I think I've been really trying to hone in on what is the first thing that they say, what is their tone of voice saying? And, and that tells me a lot, right? That tells me if, if I need to completely drop my agenda and just ask questions or if I need to follow their lead it's hard to say, cause it's, it's so individual. But, I think if you really pay attention to the first things that are said, it can inform how you ask questions and you kind of show up in that one on one.

Robert (05:38):
Yeah. I really liked that for two reasons. One, it's practical, right? You can, you can have a little checklist, you can have it up on your screen, you can have it written down and just like, Hey, I pay, pay close attention to the first words that also helps you be present in the moment, which I think is a really good thing for us to do during times of crisis, especially. And also though this presupposes that, you know, your teams, well, you know, the humans that you work with well, and you can sense when something's up, you have a baseline. And so one thing I want to talk to you a lot about as we go on is this idea of almost like crisis inoculation, right? What are the things as a leader you should be doing before the next crisis? Right? We'll get through this thing, pandemics end, you know economic cycles rebound.

Robert (06:32):
The future is bright. What are things when we're in the next expansion, when times are good, what can we be doing as leaders to help prepare for the next crisis? And one of those is absolutely what you outlined, which is getting to know your people really, really well, so that, you know, when something's up and that will help in good times too. But especially now, when, like you said, basic needs are threatened, you have an early warning system built into your spidey sense, which will help you support your team, which I really liked that. So, yeah, that's good. One thing I've found too is a lot of times I'll ask, I don't make a habit of doing it every time, but in my last sort of group discussion with my mentor tree, I just said, Hey, on zoom, everybody you know, react, use the thumbs up reaction if your physical needs are being met, like, do you have everything that you need?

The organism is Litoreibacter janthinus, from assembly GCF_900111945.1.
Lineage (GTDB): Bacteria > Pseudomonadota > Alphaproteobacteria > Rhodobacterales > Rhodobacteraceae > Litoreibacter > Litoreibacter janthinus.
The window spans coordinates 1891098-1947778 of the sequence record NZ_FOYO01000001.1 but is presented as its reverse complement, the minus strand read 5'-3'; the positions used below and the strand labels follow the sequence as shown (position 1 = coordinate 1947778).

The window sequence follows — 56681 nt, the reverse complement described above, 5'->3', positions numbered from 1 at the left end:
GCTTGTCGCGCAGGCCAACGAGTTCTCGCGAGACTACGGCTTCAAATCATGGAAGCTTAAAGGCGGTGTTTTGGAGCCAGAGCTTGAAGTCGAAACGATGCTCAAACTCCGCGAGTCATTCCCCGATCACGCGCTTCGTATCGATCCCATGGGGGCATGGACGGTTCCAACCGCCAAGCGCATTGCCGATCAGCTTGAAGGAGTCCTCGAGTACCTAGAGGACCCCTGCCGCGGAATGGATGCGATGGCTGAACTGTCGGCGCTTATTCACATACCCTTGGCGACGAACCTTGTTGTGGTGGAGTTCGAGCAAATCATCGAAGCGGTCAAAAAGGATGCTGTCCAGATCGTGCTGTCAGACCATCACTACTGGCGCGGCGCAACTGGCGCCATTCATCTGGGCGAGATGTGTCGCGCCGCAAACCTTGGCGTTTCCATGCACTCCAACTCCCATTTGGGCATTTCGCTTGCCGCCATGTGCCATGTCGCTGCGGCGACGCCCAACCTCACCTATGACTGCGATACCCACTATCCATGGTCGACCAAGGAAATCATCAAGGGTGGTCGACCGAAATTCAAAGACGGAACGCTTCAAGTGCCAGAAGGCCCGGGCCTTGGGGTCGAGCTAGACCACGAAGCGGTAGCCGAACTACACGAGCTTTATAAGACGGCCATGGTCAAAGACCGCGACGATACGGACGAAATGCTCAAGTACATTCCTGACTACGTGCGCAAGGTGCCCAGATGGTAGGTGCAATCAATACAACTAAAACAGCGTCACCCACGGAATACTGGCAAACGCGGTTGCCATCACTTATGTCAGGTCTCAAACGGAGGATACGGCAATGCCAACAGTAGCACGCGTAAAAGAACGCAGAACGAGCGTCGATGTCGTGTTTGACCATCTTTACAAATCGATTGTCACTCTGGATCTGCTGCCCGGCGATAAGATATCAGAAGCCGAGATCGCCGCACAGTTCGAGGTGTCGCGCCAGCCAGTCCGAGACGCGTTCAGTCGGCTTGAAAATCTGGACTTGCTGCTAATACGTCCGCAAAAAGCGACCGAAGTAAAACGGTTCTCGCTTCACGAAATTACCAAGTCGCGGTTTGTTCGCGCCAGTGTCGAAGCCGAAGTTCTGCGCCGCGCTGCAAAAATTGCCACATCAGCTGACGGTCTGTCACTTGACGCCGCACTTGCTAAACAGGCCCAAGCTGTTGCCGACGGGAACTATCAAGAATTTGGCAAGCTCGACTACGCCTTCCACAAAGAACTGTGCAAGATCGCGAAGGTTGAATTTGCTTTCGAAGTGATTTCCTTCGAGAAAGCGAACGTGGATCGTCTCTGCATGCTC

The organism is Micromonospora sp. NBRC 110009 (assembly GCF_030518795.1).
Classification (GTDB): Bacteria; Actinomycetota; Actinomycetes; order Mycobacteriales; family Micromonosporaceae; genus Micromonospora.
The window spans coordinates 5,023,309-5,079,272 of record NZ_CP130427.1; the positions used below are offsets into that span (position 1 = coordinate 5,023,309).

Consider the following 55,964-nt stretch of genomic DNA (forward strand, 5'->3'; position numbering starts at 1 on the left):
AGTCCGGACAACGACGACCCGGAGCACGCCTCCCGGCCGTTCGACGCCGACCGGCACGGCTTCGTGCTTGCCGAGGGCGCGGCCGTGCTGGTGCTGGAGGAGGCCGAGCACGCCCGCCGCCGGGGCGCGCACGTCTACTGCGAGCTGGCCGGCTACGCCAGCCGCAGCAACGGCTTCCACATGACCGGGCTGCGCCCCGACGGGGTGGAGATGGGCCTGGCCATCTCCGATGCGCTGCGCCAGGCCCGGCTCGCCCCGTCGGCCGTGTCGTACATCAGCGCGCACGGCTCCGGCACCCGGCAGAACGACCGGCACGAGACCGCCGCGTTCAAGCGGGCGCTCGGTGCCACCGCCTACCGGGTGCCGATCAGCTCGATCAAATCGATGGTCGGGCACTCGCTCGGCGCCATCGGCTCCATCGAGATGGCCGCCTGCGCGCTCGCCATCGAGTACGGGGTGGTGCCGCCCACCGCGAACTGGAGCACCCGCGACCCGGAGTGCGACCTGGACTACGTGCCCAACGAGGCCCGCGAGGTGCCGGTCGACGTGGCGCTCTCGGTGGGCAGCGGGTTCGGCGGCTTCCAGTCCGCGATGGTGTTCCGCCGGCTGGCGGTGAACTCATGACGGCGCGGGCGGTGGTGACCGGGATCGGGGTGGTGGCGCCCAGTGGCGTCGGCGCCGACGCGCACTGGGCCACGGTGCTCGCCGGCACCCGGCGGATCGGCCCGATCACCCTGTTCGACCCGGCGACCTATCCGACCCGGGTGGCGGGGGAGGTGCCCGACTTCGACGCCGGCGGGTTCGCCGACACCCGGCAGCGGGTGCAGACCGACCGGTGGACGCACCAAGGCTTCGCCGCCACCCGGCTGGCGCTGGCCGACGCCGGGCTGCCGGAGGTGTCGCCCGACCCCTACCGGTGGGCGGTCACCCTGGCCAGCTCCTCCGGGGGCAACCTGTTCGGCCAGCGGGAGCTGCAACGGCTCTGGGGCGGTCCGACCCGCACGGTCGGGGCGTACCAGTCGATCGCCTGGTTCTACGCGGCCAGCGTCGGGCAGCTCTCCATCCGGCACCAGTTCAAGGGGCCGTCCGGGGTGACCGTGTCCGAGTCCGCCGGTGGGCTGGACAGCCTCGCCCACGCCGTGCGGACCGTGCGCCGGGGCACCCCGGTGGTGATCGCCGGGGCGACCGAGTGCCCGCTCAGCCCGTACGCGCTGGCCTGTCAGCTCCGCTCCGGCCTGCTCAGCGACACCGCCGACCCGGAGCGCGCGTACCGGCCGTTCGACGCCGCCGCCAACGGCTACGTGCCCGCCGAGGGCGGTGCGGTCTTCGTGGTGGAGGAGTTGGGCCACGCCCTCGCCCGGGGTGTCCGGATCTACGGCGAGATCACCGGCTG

Robert (07:27):
And you know, I, I had this sort of Brady bunch view on there. And I saw all the, everyone said that their needs are being met. And so I felt like, Hey, in that moment, you know, things are good for now. There's nothing actionable needed by me. And, then every now and then, yeah. And one-on-ones, especially when I do, I try to spend some of them outside walking and, and encourage others to, you know, get up and get active and moving and kind of encourages the physical needs, right. Getting movement. And also it's a little bit more informality, or it can say like, Hey, I'm just calling. I really want to just check in with you right now. Is everything going well? And you know, I had a, sort of the initial feeling of the conversation. This was three weeks ago, was everything everything's good. The first few words were, were positive. And when I kind of said, Hey, I just want to check in on you. How are you doing? It's like, actually, like things are, things are really tough right now. Like I've been burning the candle at both ends, my basement flooded, you know, I'm dealing with that. And you know, this just, there was this outpour of personal and professional concern that was not obvious at the beginning. And so I think sometimes people will tell you if you ask.

Charles (08:46):
Yeah. I think, I think that's a good point that there's, you know, you it's worth asking again, right. Because if you continue to ask you'll, you'll get different answers. And one of the things that reminds me that I do in every one on one now is I, I ask when are you going on vacation next? Right. Because naturally there's just a depression and the willingness and desire to take vacations, especially because there's limited travel. And, and yet there's still benefit even if you stay home and disconnect. And so I, every one on one, I asked that question, that's like, Hey, you know, when have you gone on vacation, one of you planning to go again. Andoftentimes through that you can help the person identify that they might have some more basic needs that need to be met. That would be better served by taking time off. So I really liked that as a very tactical kind of practical questions.

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Professional optimist. I write a weekly newsletter for humans at the intersection of business, technology, leadership, and career growth.